Because the present article introduces a generalized phenomenon of sub-circle motion, I choose to acknowledge each standard paradigm of general possibility without attempts to collapse them. I am sympathetic to de Clercq’s recommendations such as his advocacy of “six-based minor” and the Nashville number system. At this early stage, however, I wish to retain two important considerations regarding sub-circle phenomena. First, Roman numeral notation (including its affordance of the minor tonic i) underscores the way these gestures reinscribe functional tonality—even to a degree that appropriately marks them as old fashioned, per [3.1.6], [3.1.8], and their footnotes. Second, I do not want to flatten certain distinctions between relative reframings, such as the strong hypermetric tendency of II–IVadd9 that IV–VIadd9 notably lacks. It is likely that de Clercq’s 2021 theorization of a triple-tonic complex can, by re-slicing categories of pop tonality, contribute to debate, for instance, over whether the sub-circle behavior of Example 6 (“Soul in Isolation” by the Chameleons) more resembles Example 5’s IV–VI add9 move in a parallel major frame, or Example 3’s II–IVadd9 gesture. This is a concern for the future.
It is true that in Example 14, Starship uses a synthesizer to arpeggiate through the VII chord’s major seventh, a feature unrequired and even undesired for clarity of stratification, per [1.2.6]. But its sub-circle quality is otherwise robust enough to be undeterred. In those rare moments of the seventh’s inclusion in VII (usually major, not dominant), the resulting presence of $\stackrel{ˆ}{4}$, $\stackrel{ˆ}{6}$, and $\stackrel{ˆ}{1}$ underscore VII’s capacity for “embodying subdominant aspects,” as Biamonte (2010, 97) has observed. Incidentally, a more complete analysis of “Nothing’s Gonna Stop Us Now” would note the previous appearance of VII during the prechorus as a dominant substitute. It would focus on the direct succession from the deceptive VIIadd9 into the first tonic of the proceeding verse. A savvy analyst might even connect the chorus’s prominent melodic use of the fourth scale degree with the VII chord’s “double plagal” characteristics. And a particularly creative thinker would provide hermeneutics to the double duty of VII as a substitute for both V (in the prechorus) and I (in the chorus). Specifically, consider how Freudian conceptions of doubleness relate the chord to the duet structure of the song and its role in the 1987 comedy Mannequin, which concerns a dummy coming to life.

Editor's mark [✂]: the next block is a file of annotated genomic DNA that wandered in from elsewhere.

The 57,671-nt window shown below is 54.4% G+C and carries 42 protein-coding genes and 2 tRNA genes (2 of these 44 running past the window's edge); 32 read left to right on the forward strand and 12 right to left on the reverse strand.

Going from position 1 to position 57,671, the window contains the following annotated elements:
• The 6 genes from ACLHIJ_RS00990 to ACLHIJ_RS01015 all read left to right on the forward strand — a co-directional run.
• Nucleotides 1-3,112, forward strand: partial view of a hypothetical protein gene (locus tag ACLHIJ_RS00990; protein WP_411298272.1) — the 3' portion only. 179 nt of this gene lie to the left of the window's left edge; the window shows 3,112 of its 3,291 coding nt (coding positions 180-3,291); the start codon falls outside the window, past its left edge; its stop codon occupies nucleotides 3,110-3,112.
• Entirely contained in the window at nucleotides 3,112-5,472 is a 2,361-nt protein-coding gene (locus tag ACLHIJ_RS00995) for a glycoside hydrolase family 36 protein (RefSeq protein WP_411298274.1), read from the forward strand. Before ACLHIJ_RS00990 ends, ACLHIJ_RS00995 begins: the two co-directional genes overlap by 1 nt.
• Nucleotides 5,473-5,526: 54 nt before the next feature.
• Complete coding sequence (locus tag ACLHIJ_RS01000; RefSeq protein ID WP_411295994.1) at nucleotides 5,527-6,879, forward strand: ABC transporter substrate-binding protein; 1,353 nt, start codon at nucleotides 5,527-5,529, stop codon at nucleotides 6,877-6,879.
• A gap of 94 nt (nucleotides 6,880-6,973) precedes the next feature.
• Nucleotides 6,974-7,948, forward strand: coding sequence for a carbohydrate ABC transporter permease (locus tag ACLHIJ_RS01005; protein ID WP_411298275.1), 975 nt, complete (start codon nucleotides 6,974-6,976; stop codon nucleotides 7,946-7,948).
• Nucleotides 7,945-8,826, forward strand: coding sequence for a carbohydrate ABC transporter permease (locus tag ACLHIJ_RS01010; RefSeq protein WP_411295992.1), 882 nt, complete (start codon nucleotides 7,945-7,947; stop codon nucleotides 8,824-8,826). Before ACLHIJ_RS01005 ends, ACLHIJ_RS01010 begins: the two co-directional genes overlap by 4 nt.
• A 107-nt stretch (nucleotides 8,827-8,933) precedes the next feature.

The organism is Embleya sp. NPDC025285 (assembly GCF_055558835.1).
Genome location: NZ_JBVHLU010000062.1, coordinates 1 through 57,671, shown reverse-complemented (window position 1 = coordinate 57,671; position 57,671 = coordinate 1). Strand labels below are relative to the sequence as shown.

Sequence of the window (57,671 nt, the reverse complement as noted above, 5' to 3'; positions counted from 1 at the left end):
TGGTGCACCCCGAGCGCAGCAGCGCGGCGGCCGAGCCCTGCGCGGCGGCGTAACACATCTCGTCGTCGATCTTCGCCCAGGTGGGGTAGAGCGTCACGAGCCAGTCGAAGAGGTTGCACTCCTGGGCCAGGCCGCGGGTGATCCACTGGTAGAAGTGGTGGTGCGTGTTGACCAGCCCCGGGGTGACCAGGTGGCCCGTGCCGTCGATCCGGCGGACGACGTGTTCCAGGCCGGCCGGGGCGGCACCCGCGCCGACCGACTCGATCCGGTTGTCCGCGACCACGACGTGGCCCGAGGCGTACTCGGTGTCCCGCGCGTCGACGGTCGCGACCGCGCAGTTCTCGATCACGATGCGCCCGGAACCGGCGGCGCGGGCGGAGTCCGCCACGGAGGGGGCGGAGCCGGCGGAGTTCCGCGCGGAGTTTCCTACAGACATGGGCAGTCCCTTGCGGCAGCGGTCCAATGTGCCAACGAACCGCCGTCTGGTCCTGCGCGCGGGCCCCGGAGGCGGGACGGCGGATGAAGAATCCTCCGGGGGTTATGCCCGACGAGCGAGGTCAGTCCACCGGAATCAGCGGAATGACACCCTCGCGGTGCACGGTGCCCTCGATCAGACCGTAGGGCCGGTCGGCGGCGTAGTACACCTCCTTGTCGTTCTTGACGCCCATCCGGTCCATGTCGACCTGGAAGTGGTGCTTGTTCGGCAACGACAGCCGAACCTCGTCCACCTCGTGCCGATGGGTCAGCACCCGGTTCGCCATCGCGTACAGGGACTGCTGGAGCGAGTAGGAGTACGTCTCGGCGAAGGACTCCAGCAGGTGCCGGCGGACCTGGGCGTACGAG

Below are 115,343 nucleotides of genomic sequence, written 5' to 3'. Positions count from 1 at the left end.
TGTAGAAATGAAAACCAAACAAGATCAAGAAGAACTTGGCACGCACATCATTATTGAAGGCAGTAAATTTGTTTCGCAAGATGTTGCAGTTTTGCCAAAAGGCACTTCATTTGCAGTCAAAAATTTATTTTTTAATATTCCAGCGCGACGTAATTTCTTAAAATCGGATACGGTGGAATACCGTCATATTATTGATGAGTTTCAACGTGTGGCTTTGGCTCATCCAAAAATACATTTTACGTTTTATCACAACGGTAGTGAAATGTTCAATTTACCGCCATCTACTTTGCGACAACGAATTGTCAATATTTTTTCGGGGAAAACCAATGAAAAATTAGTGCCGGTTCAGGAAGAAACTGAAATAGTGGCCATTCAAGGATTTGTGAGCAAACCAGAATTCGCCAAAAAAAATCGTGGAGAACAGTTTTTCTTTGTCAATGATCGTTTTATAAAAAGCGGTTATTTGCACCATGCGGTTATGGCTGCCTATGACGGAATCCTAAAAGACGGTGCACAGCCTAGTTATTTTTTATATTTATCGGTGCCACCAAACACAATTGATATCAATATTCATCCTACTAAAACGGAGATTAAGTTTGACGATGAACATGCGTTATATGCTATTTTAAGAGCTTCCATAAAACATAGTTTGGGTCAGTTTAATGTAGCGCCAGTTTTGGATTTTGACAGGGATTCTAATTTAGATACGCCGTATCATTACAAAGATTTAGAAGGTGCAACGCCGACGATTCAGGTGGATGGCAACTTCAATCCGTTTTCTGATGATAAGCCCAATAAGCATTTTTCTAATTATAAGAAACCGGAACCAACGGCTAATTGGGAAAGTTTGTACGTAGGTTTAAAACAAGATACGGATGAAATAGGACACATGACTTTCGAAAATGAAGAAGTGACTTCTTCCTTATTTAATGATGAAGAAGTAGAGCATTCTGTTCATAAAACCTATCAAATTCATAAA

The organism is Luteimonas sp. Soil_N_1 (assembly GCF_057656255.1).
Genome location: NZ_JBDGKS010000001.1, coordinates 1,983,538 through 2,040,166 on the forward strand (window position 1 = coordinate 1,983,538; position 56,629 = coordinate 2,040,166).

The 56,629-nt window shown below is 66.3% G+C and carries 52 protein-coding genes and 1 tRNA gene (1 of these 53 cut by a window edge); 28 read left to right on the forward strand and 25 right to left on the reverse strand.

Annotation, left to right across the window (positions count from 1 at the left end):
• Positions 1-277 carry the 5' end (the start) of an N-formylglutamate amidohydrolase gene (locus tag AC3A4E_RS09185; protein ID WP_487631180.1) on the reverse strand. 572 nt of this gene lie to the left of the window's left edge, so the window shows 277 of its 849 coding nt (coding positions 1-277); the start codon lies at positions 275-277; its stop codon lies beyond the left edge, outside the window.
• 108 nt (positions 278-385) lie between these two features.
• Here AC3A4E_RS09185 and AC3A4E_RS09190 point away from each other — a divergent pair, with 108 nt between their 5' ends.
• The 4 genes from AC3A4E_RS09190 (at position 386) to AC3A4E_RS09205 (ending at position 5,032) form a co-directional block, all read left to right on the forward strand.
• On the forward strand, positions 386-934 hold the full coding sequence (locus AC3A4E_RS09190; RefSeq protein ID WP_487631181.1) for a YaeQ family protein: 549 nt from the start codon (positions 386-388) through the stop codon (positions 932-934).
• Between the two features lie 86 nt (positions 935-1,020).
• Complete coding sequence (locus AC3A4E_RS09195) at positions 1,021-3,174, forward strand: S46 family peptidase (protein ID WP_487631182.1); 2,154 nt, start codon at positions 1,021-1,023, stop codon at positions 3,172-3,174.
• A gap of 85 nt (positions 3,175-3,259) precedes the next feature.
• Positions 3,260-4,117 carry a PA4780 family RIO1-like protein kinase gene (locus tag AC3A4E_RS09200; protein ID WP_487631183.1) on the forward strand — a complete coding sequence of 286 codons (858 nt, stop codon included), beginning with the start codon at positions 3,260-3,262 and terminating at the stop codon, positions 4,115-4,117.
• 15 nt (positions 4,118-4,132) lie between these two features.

In the corpus of de Clercq and Temperley, +M2 chord motion occurs 1,384 times to +m3’s 410, and more specifically (61), VII moves to I 386 times to vi’s 144. Adjusting this for total frequency within the corpus (60)—VII’s 748 to vi’s 674—VII is 2.42 times more likely to proceed to I than vi is. It is important to mind the chicken-and-egg issues of tonal language, but given the historical bent of de Clercq and Temperley’s corpus, it is safe to say, if only empirically, that by 1987, VII–I behaved more grammatically in rock than vi–I.
As ever, there are idiosyncrasies: Bono’s subtonic neighbor tone at the end of the chorus over V (“all I can do” at 3:11) is particularly intriguing. In a cover version, the Pet Shop Boys use an unflattened leading tone briefly over the subtonic chord.
Historicizing rock’s largely premillennial harmonic language is important, especially because post-2000 popular music offers new and alternative sonic strategies for navigating form. Asaf Peres (2016, 39) boldly asserts that pop since 2011 “has largely abandoned harmonic function as a means of achieving tension and release.”
Less straightforwardly cadential V–VIIadd9 motion also occurs in the verse of the Beatles’ 1964 “I’m a Loser,” the hook of David Bowie’s 1971 “Changes,” and the verse of James Taylor’s 1970 “Fire and Rain.” The early dates of these oddball examples testify that the gesture became more standardized as the 1980s approached.
de Clercq and Temperley do not indicate how many of these uses occur within major- versus minor-mode songs, though some of this blues-based corpus vexes that binary anyway.
To this effect, VII’s role following V stands alongside other “soft” harmonizations of $\stackrel{ˆ}{1}$, such as I–V–IV in the Who’s 1971 “Baba O’Riley” and I–V–ii7 in Bob Dylan’s 1973 “Knockin’ on Heaven’s Door.”
For example, in “Radio Free Europe,” REM’s 1981 debut single for Hib-Tone Records, the first utterance of the lyric “radio station” at 0:18 may potentially be heard as VI–Iadd9, though it is also locally analyzable as II–IVadd9.
For instance, the final moments of Nine Inch Nails’ 1989 “Something I Can Never Have” prepare a plagal cadence, but instead of a conclusive tonic, the harmonic layer stratifies to VII beneath the melodic $\stackrel{ˆ}{1}$.